When directly compared to the images of Baraka, Samsara appears a bit more ‘digital’ with its glowing colour qualities and slightly softer contrast practices. This is likely due to the production’s practice of transferring their analogue footage to a digital realm before editing, which allowed Fricke to both ‘refine’ (read: alter) the footage and composite it using Final Cut (I’m curious to know if the raw 65mm negative was ever projected). This doesn’t necessarily mean the image is unnatural, there’s just something slightly hyper-real about the colours, which, by the way, are extremely vibrant and impeccably separated. Standard filmic artefacts like fine grain (not digital or telecine noise) and pencil-thin edge haloes, are here to prove the analogue source and I don’t think too many fans will be upset with the effect. The only time I noticed any issues with compression was during the fast-forward swirling mass of humanity within Mecca, where minor blocking appears around some of the harsher edges.



Samsara is presented in DTS-HD Master Audio 7.1 sound. This track is, like the Baraka track, defined by clarity and subtlety. There’s no mistaking the strength of the noise, but the sound designers are continuously careful to not simply blast the audience with high dynamic ranges. This design supports the film’s immersive and mesmerizing experience while still acting as an effective reference level disc for folks looking to show off their home theaters. More often than not, there is only music to support the images, but exceptions, like the heavy bass of a smoldering volcano, the shimmering buzz of insects, the echoing cry of prayer horns, the steady roar of massive waterfalls, and the clank of manufactured bullets, are all presented with profound depth of field and are also delicate enough to not overpower the finer aural embellishments that accompany them. Once again composer Michael Stearns provides a wall of conceptual/ambient music backdrop for Fricke’s ravishing imagery (he was credited lead composer on Baraka and Chronos as well). Stearns is joined by vocalist/composer Lisa Gerrard, who was credited with co-composing parts of Baraka’s score along with her band Dead Can Dance, and composer/producer/music mixer Marcello De Francisci. The musical sound qualities are expertly mixed between live, occasionally on-screen instrumentations and more ambient, studio-produced compositions. At best these blend into each other on an almost subconscious level and create a continuous swirl of meditative sound. The best of the rare, aggressive musical practices is an electronic beat-heavy dance sequence that takes place at the famous Cebu Province Detention and Rehabilitation Center in the Philippnes. Baraka’s soundtrack ended up being sampled for big-budget, Hollywood productions, including Blade and The Mist, so it will be interesting to see if Samsara’s music has an equal long-term impact.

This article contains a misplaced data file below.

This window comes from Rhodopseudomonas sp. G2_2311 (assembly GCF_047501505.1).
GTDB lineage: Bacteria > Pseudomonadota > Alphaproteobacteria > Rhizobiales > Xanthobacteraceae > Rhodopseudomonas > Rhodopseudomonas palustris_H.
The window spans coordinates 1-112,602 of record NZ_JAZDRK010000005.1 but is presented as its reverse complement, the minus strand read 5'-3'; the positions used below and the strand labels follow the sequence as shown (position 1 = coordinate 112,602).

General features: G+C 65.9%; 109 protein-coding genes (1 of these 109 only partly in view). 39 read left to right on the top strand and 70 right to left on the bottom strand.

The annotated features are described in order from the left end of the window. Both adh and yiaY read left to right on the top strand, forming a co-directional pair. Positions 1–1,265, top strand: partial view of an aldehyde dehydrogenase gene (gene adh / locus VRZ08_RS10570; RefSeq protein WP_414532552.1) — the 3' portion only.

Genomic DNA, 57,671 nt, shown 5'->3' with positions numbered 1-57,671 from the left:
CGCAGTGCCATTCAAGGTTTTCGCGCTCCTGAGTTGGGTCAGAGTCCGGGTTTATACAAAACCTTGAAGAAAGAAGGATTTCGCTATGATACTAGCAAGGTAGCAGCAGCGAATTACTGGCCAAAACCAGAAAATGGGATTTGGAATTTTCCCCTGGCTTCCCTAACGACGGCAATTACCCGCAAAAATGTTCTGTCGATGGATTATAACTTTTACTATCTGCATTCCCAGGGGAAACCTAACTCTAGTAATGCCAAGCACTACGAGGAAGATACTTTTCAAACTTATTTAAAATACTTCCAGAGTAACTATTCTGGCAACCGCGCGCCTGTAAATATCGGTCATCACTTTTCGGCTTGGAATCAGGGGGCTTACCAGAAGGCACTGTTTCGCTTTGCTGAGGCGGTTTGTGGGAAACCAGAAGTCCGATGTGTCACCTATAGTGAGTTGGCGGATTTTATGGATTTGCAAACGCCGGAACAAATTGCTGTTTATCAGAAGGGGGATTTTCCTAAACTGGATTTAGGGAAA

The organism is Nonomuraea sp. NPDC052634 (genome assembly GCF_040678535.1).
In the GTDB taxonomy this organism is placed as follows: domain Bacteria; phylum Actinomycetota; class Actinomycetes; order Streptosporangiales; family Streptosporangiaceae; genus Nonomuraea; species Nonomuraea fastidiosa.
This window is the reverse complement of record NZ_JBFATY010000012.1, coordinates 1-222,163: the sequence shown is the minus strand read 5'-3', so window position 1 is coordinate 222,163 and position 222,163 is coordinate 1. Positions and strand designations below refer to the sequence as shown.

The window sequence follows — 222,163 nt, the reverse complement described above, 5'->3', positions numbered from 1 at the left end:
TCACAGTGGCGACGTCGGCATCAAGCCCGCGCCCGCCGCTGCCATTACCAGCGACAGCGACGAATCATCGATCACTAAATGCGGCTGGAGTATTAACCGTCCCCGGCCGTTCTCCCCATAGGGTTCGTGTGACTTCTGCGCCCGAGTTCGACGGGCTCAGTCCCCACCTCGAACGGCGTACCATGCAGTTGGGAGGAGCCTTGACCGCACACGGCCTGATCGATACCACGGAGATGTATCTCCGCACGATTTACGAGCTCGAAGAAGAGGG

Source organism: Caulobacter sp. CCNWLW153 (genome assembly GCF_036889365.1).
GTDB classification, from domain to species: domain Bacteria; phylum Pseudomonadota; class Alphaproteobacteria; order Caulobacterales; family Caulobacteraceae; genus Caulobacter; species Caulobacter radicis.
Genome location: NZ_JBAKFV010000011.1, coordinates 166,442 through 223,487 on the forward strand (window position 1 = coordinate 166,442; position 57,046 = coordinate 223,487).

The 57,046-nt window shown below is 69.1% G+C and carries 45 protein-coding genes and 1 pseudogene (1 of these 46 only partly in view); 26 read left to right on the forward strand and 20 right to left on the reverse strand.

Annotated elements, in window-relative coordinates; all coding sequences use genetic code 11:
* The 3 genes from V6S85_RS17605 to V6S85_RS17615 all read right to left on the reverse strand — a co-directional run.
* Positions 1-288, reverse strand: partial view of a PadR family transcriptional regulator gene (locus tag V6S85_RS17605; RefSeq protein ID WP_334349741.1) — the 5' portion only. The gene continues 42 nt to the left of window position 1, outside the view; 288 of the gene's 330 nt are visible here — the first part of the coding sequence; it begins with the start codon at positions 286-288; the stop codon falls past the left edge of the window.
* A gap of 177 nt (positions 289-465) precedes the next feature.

The relatively brief extras begin with a behind the scenes featurette (49:50, HD), which is broken into six sections. The Concept sees Fricke and producer Mark Magidson discussing the vision for the film and the differences between it and Baraka. This threatens to over-explain things, but did help me realize that I had read the majority of the film ‘correctly.’ The Production covers the difficult processes of shooting around the world on large-format film, including behind the scenes photographs, and additional interviews with production coordinator Michelle Peele, line producer Myles Connolly, production assistant/assistant camera JC Earle, imaging producer/technical director Christopher Reyna. The Editing reveals that this project, unlike Baraka, was cut entirely without music and discusses the justification of the various juxtapositions. The Musical Journey continues the narrative of the editing practices by discussing the more intuitively added musical score and the division of composition labour, including interviews with composer Michael Stearns, Lisa Gerrard, and Marcello De Francisci. The Technical Approach is all about the 70mm to digital via telecine process and downgrading the image to a 1080p Blu-ray transfer. The Filmmakers finishes things off with a look at the creative staff’s histories. The extras are wrapped up with a couple of trailers.



Samsara is so unquestionably Baraka’s sister feature that it’s practically impossible to separate the two films critically. Comparatively ,I suppose Baraka is still the better film, but, even when it’s acting too aggressively moralistic with its symbolism, Samsara is a valuable follow-up, because it embraces more modern imagery. This Blu-ray presentation, which features 8k-scanned, 1080p-compressed image, is outrageously gorgeous (the bigger the set the better) and the DTS-HD MA soundtrack is rich and clean. The extras are sort of basic, but informative, nonetheless.

* Note: The images on this page are not representative of the Blu-ray image quality.